A look at all natural foods through the lenses of Bayesianism, optimisation, and friendly utility functions.
How should we consider foods that claim to be "all natural"? Or, since that claim is a cheap signal, foods that have few ingredients, all of them easy to recognise and all "natural"? Or "GM free"?
From the logical point of view, the case is clear: valuing these foods is nothing more that the appeal to nature fallacy. Natural products include many pernicious things (such as tobacco, hemlock, belladonna, countless parasites, etc...). And the difference between natural and not-natural isn't obvious: synthetic vitamin C is identical to the "natural" molecule, and gene modifications are just advanced forms of selective breeding.
But we're not just logicians, we're Bayesians. So let's make a few prior assumptions:
- There are far more possible products in the universe that are bad to eat than are good.
- Products that humans have been consuming for generations are much more likely to be good to eat that than a random product.
Now let's see the food industry as optimising along a few axis:
- Cost. This should be low.
- Immediate consumer satisfaction (including taste, appearance, texture, general well-being for a week or so). This should be high.
- Long term damage to the consumer's health. This should be low.
The last point is the weakest one, though. Long term health impacts are fiendishly hard to measure (by anyone), and consumers' memories are short. The main things that the food industry wants to avoid are blaring headlines like "salmon saturated with mercury", "sugar linked to cancer", or "food industry coverup". Even there, journalists can create scandals out of very little (or ignore major ones if something more juicy comes along), so the pressure to actually prioritise long term consumer health is very weak. So most optimisation pressure is along the first two axis.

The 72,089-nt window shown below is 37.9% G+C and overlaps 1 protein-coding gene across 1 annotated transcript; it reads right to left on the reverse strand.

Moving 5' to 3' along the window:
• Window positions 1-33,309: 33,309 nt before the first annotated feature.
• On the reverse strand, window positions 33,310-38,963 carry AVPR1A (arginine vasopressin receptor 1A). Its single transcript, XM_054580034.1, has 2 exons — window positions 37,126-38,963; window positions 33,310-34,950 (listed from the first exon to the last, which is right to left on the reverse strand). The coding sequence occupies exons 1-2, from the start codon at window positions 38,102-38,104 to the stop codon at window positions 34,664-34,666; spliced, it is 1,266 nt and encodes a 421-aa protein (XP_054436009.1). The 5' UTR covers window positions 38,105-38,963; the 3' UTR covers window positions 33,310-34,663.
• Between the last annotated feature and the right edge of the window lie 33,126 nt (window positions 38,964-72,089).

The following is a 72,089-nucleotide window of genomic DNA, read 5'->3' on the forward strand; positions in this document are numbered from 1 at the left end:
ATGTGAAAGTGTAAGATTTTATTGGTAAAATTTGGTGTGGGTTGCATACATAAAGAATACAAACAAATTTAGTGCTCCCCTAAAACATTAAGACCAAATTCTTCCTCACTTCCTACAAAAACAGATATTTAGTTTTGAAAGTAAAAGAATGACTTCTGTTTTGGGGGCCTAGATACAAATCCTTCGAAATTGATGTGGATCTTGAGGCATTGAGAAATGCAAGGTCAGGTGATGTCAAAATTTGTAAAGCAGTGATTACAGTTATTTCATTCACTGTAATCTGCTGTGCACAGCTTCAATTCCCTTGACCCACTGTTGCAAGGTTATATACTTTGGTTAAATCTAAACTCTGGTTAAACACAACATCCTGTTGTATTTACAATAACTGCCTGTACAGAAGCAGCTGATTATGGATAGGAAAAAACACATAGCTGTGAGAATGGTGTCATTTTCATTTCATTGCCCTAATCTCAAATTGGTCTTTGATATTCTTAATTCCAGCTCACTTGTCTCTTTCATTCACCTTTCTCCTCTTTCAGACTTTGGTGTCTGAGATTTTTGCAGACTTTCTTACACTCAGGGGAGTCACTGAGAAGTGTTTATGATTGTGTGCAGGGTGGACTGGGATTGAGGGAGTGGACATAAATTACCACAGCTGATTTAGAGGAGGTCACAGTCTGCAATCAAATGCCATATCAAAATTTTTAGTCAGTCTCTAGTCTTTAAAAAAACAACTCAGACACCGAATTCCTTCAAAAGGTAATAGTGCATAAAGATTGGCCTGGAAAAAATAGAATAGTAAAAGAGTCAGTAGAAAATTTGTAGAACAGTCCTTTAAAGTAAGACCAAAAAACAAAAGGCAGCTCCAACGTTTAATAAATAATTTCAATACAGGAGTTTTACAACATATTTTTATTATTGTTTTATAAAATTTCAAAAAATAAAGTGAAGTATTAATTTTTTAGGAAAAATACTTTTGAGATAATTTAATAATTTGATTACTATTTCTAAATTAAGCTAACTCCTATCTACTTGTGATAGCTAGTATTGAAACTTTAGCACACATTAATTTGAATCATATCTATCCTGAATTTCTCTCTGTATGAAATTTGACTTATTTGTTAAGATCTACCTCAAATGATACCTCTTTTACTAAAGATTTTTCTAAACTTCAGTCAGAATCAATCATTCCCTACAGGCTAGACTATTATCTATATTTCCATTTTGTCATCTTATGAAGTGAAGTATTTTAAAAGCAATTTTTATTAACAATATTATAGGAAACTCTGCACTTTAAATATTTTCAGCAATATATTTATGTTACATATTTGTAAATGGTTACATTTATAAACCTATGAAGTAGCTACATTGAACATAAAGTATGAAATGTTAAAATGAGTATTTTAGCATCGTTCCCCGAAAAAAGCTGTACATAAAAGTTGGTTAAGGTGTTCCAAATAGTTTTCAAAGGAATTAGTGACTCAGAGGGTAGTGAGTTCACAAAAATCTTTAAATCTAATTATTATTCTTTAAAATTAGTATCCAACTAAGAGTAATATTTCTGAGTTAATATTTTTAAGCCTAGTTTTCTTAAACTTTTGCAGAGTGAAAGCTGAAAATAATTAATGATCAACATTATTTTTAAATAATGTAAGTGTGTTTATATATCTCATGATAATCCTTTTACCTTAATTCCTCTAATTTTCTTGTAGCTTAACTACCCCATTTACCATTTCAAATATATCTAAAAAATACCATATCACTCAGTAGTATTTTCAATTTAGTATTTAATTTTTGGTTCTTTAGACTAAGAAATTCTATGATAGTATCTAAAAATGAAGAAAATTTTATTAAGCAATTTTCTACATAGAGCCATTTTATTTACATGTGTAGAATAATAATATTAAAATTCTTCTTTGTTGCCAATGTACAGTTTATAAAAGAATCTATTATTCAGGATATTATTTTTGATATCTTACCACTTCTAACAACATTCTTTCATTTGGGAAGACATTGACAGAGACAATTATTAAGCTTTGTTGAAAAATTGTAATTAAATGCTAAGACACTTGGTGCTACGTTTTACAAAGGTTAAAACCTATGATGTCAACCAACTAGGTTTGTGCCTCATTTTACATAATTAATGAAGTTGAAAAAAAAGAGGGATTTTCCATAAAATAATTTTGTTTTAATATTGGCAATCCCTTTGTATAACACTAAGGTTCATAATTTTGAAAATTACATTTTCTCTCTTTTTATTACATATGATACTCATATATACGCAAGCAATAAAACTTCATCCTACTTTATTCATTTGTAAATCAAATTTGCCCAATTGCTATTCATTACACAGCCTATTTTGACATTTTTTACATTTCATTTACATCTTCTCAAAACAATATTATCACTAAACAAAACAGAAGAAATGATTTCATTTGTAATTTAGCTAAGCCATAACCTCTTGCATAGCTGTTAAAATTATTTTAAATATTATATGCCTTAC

So the food industry will strongly push to decrease cost and increase satisfaction, while mostly taking a random walk on long term consumer health. Given the assumptions above, this means that we'd expect the long term health impacts to worsen (because there are far more negative products than good one). This somewhat similar to the importance of programming everything of value into a friendly AI, lest the things not programmed get squeezed out.
Now, what does "all natural" mean in this setting? It means that the natural food industry is facing a massively constrained optimisation problem. They are extremely limited in what they can do (compared with the rest of the industry), and it mostly involves shuffling around with products we suspect to be benign or positive. Similarly with GM modifications: selective breeding is much slower and uncertain, so the optimisation pressure is less: they literally can't change things as much or as fast. One supporting argument for this is that all natural or GM-free products tend to be more expensive or less satisfying than others, demonstrating less optimisation pressure.
This is entirely not a result I expected to find. Pushing it to the extreme, it would seem that the most traditional and unchanged food (after removing stuff we know to be bad) is likely to be best, as long as people don't get too inventive with them.